Wolf in the fold

By Sun Shuangjie Source:Global Times Published: 2015-2-24 18:18:01

Film version of Wolf Totem does justice to source novel


It's fitting that Wolf Totem opened on the first day of the Year of the Sheep, as the movie chases away the frivolity of the recent New Year celebrations as ruthlessly as a pack of the titular animal tearing into a grazing herd, bringing viewers uncomfortably close to the raw harshness of existence.

The film is a Chinese-French co-production, directed by Jean Jacques Annaud, who won the Academy Award for the Best Foreign Language Film in 1976 for his debut Black and White in Color.

The story is adapted from Chinese writer Jiang Rong's eponymous novel, and is set on the steppe of the Inner Mongolia Autonomous Region during the Cultural Revolution (1966-76).

It follows Beijing-born Chen Zhen (Feng Shaofeng) who was dispatched to Inner Mongolia in 1967 to work with Mongolians and exchange knowledge. Chen finds a wolf cub in a cave and, against the advice of his hosts, keeps it with the purpose of taming it.
A scene featuring Feng Shaofeng (right) and Shawn Dou of the film Photos: CFP


In the unforgiving surroundings where food is at a premium, Chen has to feed the wolf on his own rations, while protecting the cub against both people and animals.

Wild beauty
Chen spends a lot of time on horseback under azure skies and rolling white clouds, riding among the grazing sheep that the nomadic locals spend most of their time protecting.

He comes to feel that he belongs in Inner Mongolia rather than his distant hometown of Beijing as he falls under the spell of the wild and beautiful land that has become his adopted home.

Annaud spares no effort in depicting the astounding landscape of Inner Mongolia, with its energizing freshness and crystal-clear air during the day, its mild solemnity permeated by the sun's last glimmers during twilight, and the pure quiet of the snow-covered white land at night.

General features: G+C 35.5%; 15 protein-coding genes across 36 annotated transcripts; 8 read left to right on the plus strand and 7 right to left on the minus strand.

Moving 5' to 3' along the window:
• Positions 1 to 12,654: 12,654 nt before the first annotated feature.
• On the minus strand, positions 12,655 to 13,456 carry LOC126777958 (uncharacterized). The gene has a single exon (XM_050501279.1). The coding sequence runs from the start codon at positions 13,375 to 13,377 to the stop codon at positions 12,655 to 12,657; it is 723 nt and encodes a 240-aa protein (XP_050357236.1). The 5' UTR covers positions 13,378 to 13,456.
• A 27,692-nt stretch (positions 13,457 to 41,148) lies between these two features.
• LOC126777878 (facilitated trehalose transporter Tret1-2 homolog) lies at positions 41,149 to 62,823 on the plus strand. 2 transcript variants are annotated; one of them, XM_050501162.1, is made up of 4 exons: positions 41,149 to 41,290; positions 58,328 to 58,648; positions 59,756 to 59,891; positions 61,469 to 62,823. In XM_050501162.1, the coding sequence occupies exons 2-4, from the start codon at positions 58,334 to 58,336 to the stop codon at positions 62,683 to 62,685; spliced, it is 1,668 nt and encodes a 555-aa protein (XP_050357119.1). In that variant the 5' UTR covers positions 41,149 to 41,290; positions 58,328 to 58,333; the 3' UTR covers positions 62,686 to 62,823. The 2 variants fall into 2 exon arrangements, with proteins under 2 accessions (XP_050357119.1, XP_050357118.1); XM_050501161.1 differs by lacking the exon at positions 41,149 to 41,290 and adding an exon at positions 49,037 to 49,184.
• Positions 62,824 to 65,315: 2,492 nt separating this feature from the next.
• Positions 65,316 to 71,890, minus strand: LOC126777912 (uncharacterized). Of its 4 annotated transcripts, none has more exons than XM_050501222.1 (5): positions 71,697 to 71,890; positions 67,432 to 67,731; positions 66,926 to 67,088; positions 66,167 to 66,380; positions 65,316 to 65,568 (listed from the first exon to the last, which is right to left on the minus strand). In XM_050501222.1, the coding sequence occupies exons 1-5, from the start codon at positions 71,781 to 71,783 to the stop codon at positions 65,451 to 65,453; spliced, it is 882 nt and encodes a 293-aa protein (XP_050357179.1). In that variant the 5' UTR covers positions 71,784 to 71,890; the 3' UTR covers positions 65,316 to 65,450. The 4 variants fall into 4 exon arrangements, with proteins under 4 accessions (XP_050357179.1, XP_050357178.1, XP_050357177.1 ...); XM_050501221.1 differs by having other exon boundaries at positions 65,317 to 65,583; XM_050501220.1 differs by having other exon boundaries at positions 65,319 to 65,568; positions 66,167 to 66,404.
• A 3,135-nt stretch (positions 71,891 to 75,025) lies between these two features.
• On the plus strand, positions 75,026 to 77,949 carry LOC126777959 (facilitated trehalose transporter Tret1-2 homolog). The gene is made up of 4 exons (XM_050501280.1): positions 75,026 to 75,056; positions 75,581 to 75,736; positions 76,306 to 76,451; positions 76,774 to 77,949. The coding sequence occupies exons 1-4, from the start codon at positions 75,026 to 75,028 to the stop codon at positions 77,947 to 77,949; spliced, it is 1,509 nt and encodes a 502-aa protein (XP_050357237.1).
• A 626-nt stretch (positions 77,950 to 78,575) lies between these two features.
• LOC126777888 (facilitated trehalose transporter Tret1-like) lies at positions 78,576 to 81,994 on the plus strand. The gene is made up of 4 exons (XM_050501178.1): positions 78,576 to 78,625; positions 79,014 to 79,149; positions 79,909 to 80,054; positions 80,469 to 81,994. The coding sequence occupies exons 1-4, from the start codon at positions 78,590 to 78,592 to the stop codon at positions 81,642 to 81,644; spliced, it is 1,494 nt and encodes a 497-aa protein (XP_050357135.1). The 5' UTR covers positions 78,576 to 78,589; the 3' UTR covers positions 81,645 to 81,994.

The Mongolian characters are as charming as the scenery, led by Bilig (Basen Zhabu), an old man who is asked to cooperate with Han officials to accomplish tasks such as taking care of a Communist commune's horses and hunting wolf cubs for their fur.

The characters of Mongolians are likened to those of wolves - fierce, patient and tolerant for the most part. Like the animals on which they depend, they obey the natural law of the steppe and have a contented spirit that maintains the ecological balance.

All of the Mongolian characters are played by Mongolians, who deliver persuasive performances of authenticity.


Animal magic

It took two years to train the 17 Mongolian wolves and more than 18 months to shoot the film. This dedication has translated into some breathtaking scenes, from the savagery of wolves fighting with animals and people to touching moments when one feels empathy for the creatures.

The 3D effects are also remarkable, especially when used in close-ups during human and animal confrontations.

Besides the authentic wolves, the ridiculous and cruel reality of China during the Cultural Revolution unveiled in the film is also compelling and thought-provoking.

Audiences can see how people lived in that difficult era and get a sense of the unforgettable grief it set in motion; while the cruel ridiculousness prevalent during that time is displayed in a number of scenes.

The different values held by Han people and Mongolian people are also thrown into relief, and to some extent are mirrored in the conflict between sheep and wolf.
A poster for the film


Everyone's a critic


Kevin Sun

17

"I'm impressed by the confrontation between humans and nature. I think humans are too greedy. The wolf scenes are very arresting."

Vivi Zhang

28

"I was sucked in by the beautiful scenery of Inner Mongolia. I want to go there someday."

Wu Lan

26

"I saw the selfishness of humans, the wisdom of Mongolian wolves, and the generosity of Mongolian people. The scenes are grand and satisfactory, but the plot is a bit plain, not as shocking as the novel. "

Source:Global times
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